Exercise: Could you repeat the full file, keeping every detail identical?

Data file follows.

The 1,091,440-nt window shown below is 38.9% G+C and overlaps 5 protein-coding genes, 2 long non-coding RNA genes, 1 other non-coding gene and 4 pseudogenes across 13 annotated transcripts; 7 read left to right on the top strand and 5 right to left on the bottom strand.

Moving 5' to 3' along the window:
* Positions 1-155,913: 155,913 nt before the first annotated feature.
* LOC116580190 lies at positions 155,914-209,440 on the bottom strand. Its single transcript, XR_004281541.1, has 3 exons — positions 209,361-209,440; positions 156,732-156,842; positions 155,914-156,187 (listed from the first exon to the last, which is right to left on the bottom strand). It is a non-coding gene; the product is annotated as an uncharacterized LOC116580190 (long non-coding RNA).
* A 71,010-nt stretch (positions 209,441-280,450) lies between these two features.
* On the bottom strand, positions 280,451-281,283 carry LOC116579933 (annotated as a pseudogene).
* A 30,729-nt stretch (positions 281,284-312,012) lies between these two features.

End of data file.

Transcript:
The 1,091,440-nt window shown below is 38.9% G+C and overlaps 5 protein-coding genes, 2 long non-coding RNA genes, 1 other non-coding gene and 4 pseudogenes across 13 annotated transcripts; 7 read left to right on the top strand and 5 right to left on the bottom strand.

Moving 5' to 3' along the window:
* Positions 1-155,913: 155,913 nt before the first annotated feature.
* LOC116580190 lies at positions 155,914-209,440 on the bottom strand. Its single transcript, XR_004281541.1, has 3 exons — positions 209,361-209,440; positions 156,732-156,842; positions 155,914-156,187 (listed from the first exon to the last, which is right to left on the bottom strand). It is a non-coding gene; the product is annotated as an uncharacterized LOC116580190 (long non-coding RNA).
* A 71,010-nt stretch (positions 209,441-280,450) lies between these two features.
* On the bottom strand, positions 280,451-281,283 carry LOC116579933 (annotated as a pseudogene).
* A 30,729-nt stretch (positions 281,284-312,012) lies between these two features.